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Deciding on a new smoker

DaleDoback

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currently have a Charbroil electric smoker. It works OK, but is a pain to maintain temperature with it, and the recovery time when opening the door to put meat in, glaze, etc, is horrendous. In the summer it can take up to 30 minutes sometimes, in the winter, it may never recover to full temp again. Plus it won't go over 250 degrees ever, and I can only achieve that if it is hot outside, and I don't have a lot of meat in it.

Looking at a Pit Boss vertical electric smoker to replace it.

One major question, am I going to be plagued with this slow heat and recovery time with every electric smoker, or will it work properly with a good smoker? I noticed that most of the pit boss smokers have an element twice the size of the one in mine, and I'm hoping that would cure the issue I have.

I like electric due to the "set and forget", but hate the slow warm ups and slow recovery times. I want to make the correct purchase this time.
 

DaleDoback

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I should also add, I'm not looking to spend a ton of money on a smoker, not buying a rec-tec, etc. Looking in that $400-$600 range.
 

jcam222

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I should also add, I'm not looking to spend a ton of money on a smoker, not buying a rec-tec, etc. Looking in that $400-$600 range.
In your range I’d consider the new gravity feeds from MB or Charbroil. Set and forget functionality with improved taste via the charcoal
 

Winterrider

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jcam222 jcam222 makes a valid point.
Almost all electrics have a tough recovery time. I "very rarely" ever open mine after loading for that reason. Not so bad summertime doing jerky and such, but I don't spritz, mop, or wrap any meat in the MES 40.
 

TunaciousBBQ28

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currently have a Charbroil electric smoker. It works OK, but is a pain to maintain temperature with it, and the recovery time when opening the door to put meat in, glaze, etc, is horrendous. In the summer it can take up to 30 minutes sometimes, in the winter, it may never recover to full temp again. Plus it won't go over 250 degrees ever, and I can only achieve that if it is hot outside, and I don't have a lot of meat in it.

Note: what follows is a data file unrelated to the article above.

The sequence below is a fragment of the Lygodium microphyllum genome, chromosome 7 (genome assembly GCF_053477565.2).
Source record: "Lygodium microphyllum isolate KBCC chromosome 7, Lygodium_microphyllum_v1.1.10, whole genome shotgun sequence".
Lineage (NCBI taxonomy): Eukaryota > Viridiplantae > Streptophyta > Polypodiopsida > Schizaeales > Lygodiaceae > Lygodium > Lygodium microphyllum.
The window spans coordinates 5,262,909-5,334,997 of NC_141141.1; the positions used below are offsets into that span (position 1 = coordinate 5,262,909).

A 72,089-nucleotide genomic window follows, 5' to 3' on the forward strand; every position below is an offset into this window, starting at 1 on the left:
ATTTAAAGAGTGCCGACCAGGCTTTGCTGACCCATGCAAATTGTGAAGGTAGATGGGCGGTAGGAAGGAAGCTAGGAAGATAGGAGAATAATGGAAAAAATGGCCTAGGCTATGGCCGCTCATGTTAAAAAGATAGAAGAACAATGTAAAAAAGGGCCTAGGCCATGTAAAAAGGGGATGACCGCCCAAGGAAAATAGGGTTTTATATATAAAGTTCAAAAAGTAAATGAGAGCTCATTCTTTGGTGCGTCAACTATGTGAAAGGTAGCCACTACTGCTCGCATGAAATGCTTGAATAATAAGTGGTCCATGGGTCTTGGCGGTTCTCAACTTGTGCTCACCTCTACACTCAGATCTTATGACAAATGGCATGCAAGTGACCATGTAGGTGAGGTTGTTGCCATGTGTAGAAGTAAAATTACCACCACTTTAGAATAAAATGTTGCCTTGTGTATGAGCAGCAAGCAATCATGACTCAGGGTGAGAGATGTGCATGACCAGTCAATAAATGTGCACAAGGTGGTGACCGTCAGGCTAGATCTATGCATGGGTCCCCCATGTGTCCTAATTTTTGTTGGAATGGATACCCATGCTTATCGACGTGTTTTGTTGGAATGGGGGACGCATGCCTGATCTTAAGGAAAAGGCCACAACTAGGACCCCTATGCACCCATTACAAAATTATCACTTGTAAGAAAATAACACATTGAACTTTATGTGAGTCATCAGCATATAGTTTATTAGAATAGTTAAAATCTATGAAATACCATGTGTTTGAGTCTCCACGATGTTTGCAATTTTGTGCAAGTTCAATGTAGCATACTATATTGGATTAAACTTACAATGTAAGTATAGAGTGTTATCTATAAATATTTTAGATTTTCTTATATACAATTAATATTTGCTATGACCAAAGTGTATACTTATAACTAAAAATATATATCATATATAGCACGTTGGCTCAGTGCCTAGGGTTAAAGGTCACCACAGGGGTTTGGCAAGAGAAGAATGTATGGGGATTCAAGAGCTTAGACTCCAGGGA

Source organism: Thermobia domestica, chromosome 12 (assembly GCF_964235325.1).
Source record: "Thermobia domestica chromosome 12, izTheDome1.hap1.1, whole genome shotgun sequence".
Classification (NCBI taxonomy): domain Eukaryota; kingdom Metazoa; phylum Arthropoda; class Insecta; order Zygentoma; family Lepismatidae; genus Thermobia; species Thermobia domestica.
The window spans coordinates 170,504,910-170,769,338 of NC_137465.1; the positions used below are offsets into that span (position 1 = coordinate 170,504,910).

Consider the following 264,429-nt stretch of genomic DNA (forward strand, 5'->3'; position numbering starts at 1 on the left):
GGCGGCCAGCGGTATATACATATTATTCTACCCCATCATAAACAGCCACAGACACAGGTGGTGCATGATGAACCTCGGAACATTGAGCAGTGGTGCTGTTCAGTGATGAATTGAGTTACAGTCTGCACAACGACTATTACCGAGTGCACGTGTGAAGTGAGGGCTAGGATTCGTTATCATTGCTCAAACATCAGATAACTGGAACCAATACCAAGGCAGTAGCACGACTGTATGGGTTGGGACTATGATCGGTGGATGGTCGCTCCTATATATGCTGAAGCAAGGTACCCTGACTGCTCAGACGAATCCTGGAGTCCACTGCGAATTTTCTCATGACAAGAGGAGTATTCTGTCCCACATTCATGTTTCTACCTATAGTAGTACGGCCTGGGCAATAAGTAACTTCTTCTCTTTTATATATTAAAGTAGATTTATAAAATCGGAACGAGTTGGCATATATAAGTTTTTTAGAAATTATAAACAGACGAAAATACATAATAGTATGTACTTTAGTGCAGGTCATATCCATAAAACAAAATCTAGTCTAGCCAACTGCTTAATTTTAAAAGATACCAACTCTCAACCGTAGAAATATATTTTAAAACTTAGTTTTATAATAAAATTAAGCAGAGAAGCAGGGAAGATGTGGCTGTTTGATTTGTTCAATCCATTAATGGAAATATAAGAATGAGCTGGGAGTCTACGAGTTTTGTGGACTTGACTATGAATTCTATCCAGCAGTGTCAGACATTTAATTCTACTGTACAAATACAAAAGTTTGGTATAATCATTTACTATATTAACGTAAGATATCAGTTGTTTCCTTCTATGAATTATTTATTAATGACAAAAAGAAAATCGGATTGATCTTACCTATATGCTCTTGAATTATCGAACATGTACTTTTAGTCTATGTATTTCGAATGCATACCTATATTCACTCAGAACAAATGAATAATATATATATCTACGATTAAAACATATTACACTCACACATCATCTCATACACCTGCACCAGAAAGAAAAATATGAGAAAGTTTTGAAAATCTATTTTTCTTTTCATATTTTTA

Looking at a Pit Boss vertical electric smoker to replace it.

One major question, am I going to be plagued with this slow heat and recovery time with every electric smoker, or will it work properly with a good smoker? I noticed that most of the pit boss smokers have an element twice the size of the one in mine, and I'm hoping that would cure the issue I have.

I like electric due to the "set and forget", but hate the slow warm ups and slow recovery times. I want to make the correct purchase this time.
The gravity fed Charbroil looks like a good unit with a lot of features. I'm looking at it closely. It is insulated and that will help conserve fuel.
Not sure where you live, but here in Kalifornika, electricity rates are so high that an electric smoker running hours on end will drive a person's bill into the stratosphere. Top rate is 0.46 per Kw h. Look at the wattage on any electric unit before you buy. Slow heat buildup and loss of heat when you open the door are draw backs that are eliminated with other types of smokers.
I own a Traegar Texas model and it has a fan to control temp, but that is a modest electric draw. A bag of pellets is $20. It is not expensive to run.
 

bigfurmn

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Maybe a vertical pellet smoker? Pit Boss has nice ones. I also like the gravity feed charcoal option. Just know they both use very little electricity compared to an electric smoker. The vast majority of electric use is starting the grill, after that it just adjusts feed rate of fuel, be it pellets or charcoal/wood.
 

chef jimmyj

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For the best Smoke flavor, the Chargiller 980 Gravity Feed gets my vote.
For a highly rated Vertical Pellet Smoker, the Pit Boss Pro Series 4 version 2 is the way I would go. Not quite as big as the 5 or 7 Series, but has the best controller and the burn pot design looks like clean up would be easy...JJ
 

Chasdev

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To me it comes down to what you are after meat flavor wise.
If you want offset stickburner flavor profile in the meat then you have to burn wood, so upright offset or straight up offset stick burner.
If you don't want to deal with sourcing and storing seasoned wood/s (AND deal with the spiders, roaches, snakes, mice and rats that come with wood storage), plus spending entire days (and into the night) of baby sitting a smoker (plus learning how to maintain a proper fuel feeding schedule) then a charcoal gravity cooker will get you 90% of where you want to be flavor wise without the negatives listed above.
Only one comes in your price range and that's the Masterbuilt unit.